Being served a subpoena can be nerve-wracking, and you may not know how to proceed. Receiving a personalized official document from the justice system does not happen every day, and it is only natural to be concerned. Understanding what a subpoena is and knowing your obligations as they relate to subpoenas can help you move forward with greater confidence.
What Exactly Is a Subpoena?
A subpoena is basically a court order requiring you to appear before the court to either answer questions or to produce specific documents, which is also known as a subpoena duces tecum. Sometimes, a subpoena requires the recipient to both answer questions and provide documents. The most important part of this is that a subpoena is a court order, and ignoring a court order can lead to serious consequences. It is in your best interest not to ignore your legal responsibilities.
Civil and Criminal Subpoenas
Subpoenas can be issued by the court in both civil and criminal cases. Refusing to comply – or ignoring – either type of subpoena, however, can lead to criminal consequences. Simply refusing to comply with or ignoring a subpoena is, therefore, never a good idea. This is not to say that you do not have options if you are served with a subpoena. If you object to what the subpoena requires or if you are concerned about a potential outcome, an experienced criminal defense attorney will help you better understand your rights, your responsibilities, and your best options – while ensuring that you remain fully compliant in the eyes of the law.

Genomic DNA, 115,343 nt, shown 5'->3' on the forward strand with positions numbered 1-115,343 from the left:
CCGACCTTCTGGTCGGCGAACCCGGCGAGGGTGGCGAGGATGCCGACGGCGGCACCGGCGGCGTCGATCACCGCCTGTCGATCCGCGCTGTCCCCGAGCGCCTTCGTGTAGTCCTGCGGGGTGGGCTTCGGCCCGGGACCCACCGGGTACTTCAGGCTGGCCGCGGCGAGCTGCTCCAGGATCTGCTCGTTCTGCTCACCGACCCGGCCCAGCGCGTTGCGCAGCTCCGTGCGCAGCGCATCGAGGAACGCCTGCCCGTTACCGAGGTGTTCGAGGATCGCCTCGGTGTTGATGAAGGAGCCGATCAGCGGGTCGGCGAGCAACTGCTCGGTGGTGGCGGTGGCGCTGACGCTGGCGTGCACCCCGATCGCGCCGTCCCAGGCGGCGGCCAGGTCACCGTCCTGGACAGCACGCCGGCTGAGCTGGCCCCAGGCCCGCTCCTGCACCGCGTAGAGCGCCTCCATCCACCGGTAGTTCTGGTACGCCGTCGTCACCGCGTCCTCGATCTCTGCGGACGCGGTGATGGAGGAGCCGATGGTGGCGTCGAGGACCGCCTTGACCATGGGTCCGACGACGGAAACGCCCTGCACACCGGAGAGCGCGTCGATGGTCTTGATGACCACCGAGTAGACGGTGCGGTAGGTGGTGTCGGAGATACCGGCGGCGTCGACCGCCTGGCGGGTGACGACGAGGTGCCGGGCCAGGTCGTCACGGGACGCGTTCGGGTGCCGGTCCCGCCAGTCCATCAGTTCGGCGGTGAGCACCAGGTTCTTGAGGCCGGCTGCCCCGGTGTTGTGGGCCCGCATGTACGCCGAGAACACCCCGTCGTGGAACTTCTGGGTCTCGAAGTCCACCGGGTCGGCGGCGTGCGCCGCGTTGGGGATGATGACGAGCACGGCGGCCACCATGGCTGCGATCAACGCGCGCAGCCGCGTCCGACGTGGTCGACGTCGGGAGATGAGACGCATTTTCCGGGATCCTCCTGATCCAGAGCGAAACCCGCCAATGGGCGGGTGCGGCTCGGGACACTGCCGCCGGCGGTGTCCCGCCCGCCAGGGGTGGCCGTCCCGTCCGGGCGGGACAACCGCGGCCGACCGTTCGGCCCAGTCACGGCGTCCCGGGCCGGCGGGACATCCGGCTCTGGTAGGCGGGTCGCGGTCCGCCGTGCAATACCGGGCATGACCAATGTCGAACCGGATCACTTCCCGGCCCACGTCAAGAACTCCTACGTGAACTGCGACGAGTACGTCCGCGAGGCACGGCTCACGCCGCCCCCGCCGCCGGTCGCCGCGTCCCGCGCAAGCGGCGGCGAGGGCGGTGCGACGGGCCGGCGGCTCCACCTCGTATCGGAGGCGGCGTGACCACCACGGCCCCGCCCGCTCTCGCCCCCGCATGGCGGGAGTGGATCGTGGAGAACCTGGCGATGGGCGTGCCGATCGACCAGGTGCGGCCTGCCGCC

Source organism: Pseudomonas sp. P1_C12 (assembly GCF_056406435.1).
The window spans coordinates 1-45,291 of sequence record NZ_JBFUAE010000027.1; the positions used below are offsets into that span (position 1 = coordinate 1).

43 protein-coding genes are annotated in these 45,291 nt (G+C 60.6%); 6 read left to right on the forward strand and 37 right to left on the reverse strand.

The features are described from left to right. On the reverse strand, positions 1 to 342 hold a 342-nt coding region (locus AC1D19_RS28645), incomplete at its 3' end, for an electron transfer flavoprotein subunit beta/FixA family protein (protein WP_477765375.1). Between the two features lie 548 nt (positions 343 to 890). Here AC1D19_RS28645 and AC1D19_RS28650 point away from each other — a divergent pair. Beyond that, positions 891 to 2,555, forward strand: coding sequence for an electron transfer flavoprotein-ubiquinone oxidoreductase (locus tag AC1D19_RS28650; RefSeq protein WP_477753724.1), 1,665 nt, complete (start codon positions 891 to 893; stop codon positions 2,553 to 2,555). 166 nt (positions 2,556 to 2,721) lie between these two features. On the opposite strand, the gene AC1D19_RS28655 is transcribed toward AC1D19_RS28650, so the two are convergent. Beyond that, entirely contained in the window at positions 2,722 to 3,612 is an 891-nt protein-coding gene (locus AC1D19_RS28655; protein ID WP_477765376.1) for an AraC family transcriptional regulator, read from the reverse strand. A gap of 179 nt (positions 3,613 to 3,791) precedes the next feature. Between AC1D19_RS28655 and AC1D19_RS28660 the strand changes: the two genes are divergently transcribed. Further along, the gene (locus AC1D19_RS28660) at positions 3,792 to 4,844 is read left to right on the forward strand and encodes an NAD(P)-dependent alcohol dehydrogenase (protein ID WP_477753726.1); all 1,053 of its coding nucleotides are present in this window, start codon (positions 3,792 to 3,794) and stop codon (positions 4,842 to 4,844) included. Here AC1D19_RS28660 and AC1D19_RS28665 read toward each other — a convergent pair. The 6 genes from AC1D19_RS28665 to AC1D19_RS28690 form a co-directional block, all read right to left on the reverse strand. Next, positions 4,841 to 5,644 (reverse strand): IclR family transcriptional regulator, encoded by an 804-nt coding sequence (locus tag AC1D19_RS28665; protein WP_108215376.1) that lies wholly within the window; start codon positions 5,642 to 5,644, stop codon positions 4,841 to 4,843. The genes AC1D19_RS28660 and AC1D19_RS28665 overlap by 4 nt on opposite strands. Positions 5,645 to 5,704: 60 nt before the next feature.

The State of Texas can impose penalties if you refuse to cooperate with a subpoena. These include:
- If it is a misdemeanor case, the court can impose a fine of $100.
- If it is a felony case, the court can impose a fine of up to $500.
- The court is also authorized to issue an arrest warrant for failure to comply with a subpoena.
If you have a legitimate reason for not wanting to comply with a subpoena, you will need to work closely with a skilled lawyer to protect your rights while ensuring you comply with your legal responsibilities. Your legal representative can file a motion to quash the subpoena, which will generate a hearing in which the judge will hear all evidence and testimony in support of your position. There are a variety of reasons a judge might quash a subpoena, including that its demands are too burdensome on you.
If You Have Concerns about a Subpoena, Consult with an Experienced Lawyer Today
Facing a subpoena with your name on it can be frightening, but Killeen criminal attorney Brett Pritchard at The Law Office of Brett H. Pritchard understands exactly what you are going through and is here to help. Mr. Pritchard has the experience, dedication, and compassion to help you understand your options and to help you move forward with confidence. For more information, please do not hesitate to contact or call us at (254) 220-4225 today.